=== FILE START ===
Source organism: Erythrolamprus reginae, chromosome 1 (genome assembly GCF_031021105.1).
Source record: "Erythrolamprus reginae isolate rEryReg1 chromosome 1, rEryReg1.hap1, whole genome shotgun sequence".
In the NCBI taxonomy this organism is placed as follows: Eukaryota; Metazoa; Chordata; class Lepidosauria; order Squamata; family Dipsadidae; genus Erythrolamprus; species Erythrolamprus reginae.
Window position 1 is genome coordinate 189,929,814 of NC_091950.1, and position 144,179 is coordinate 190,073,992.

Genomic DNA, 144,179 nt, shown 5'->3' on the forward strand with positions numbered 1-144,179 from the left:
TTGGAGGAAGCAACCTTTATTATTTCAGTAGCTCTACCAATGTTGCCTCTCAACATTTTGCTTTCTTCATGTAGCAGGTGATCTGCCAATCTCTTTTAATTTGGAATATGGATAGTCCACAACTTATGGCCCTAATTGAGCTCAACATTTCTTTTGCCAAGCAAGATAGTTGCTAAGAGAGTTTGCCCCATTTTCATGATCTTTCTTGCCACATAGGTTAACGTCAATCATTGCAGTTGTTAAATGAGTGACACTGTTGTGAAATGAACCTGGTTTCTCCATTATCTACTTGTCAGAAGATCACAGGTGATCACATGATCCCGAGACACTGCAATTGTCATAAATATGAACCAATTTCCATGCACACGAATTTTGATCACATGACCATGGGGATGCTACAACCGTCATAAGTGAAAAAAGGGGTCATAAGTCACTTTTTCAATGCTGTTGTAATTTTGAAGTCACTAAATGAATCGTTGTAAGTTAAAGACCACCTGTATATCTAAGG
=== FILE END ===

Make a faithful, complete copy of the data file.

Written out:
Source organism: Erythrolamprus reginae, chromosome 1 (genome assembly GCF_031021105.1).
Source record: "Erythrolamprus reginae isolate rEryReg1 chromosome 1, rEryReg1.hap1, whole genome shotgun sequence".
In the NCBI taxonomy this organism is placed as follows: Eukaryota; Metazoa; Chordata; class Lepidosauria; order Squamata; family Dipsadidae; genus Erythrolamprus; species Erythrolamprus reginae.
Window position 1 is genome coordinate 189,929,814 of NC_091950.1, and position 144,179 is coordinate 190,073,992.

Genomic DNA, 144,179 nt, shown 5'->3' on the forward strand with positions numbered 1-144,179 from the left:
TTGGAGGAAGCAACCTTTATTATTTCAGTAGCTCTACCAATGTTGCCTCTCAACATTTTGCTTTCTTCATGTAGCAGGTGATCTGCCAATCTCTTTTAATTTGGAATATGGATAGTCCACAACTTATGGCCCTAATTGAGCTCAACATTTCTTTTGCCAAGCAAGATAGTTGCTAAGAGAGTTTGCCCCATTTTCATGATCTTTCTTGCCACATAGGTTAACGTCAATCATTGCAGTTGTTAAATGAGTGACACTGTTGTGAAATGAACCTGGTTTCTCCATTATCTACTTGTCAGAAGATCACAGGTGATCACATGATCCCGAGACACTGCAATTGTCATAAATATGAACCAATTTCCATGCACACGAATTTTGATCACATGACCATGGGGATGCTACAACCGTCATAAGTGAAAAAAGGGGTCATAAGTCACTTTTTCAATGCTGTTGTAATTTTGAAGTCACTAAATGAATCGTTGTAAGTTAAAGACCACCTGTATATCTAAGG